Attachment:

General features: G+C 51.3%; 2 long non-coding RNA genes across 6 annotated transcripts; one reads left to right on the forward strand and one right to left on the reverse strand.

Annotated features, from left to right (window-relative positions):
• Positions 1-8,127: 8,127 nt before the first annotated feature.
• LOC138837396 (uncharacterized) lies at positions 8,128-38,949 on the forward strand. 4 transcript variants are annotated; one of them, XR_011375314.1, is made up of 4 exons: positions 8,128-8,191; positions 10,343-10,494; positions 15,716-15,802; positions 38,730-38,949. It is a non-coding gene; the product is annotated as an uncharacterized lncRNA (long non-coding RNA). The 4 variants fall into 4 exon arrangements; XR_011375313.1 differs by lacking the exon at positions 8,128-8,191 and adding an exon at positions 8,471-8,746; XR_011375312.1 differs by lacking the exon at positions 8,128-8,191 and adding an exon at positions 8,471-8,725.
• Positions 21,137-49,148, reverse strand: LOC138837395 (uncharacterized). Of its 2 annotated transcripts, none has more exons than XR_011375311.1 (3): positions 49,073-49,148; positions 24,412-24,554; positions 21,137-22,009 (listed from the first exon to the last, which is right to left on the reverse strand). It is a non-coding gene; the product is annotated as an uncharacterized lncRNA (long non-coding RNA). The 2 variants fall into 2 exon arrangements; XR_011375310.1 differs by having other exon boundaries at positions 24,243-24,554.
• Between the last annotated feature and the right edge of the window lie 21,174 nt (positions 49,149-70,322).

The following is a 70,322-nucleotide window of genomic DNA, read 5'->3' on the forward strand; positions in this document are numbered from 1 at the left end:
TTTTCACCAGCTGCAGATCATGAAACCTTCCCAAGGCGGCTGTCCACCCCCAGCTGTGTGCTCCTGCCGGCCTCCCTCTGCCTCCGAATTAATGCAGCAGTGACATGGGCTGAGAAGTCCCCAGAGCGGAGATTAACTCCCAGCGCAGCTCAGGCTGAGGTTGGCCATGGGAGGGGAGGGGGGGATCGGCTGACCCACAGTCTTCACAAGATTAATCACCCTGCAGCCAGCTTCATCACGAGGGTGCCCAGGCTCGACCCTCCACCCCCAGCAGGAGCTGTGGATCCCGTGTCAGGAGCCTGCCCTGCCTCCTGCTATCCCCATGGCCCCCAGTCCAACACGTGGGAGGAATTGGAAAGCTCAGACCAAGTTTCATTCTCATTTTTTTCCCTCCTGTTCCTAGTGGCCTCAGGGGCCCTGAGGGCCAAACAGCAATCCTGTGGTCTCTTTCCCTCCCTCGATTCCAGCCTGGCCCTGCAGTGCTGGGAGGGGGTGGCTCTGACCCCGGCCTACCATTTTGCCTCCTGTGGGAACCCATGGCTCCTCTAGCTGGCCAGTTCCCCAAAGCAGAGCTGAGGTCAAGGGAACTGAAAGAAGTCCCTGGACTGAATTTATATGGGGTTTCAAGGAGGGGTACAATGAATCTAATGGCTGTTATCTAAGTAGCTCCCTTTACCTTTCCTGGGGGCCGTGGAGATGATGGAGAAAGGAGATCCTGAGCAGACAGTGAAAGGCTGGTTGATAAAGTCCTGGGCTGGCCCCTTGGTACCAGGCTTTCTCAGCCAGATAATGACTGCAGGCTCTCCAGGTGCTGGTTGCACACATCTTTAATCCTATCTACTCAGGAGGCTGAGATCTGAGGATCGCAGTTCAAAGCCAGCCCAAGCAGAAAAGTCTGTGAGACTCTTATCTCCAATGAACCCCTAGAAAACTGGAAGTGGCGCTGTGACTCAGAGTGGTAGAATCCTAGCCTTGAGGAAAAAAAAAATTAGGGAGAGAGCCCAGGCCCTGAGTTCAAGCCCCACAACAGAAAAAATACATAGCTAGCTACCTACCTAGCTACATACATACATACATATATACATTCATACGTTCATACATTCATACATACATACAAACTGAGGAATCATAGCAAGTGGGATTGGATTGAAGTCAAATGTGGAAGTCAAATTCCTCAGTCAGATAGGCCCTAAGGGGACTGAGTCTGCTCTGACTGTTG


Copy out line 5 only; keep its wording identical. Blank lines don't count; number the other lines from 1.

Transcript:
• Positions 21,137-49,148, reverse strand: LOC138837395 (uncharacterized). Of its 2 annotated transcripts, none has more exons than XR_011375311.1 (3): positions 49,073-49,148; positions 24,412-24,554; positions 21,137-22,009 (listed from the first exon to the last, which is right to left on the reverse strand). It is a non-coding gene; the product is annotated as an uncharacterized lncRNA (long non-coding RNA). The 2 variants fall into 2 exon arrangements; XR_011375310.1 differs by having other exon boundaries at positions 24,243-24,554.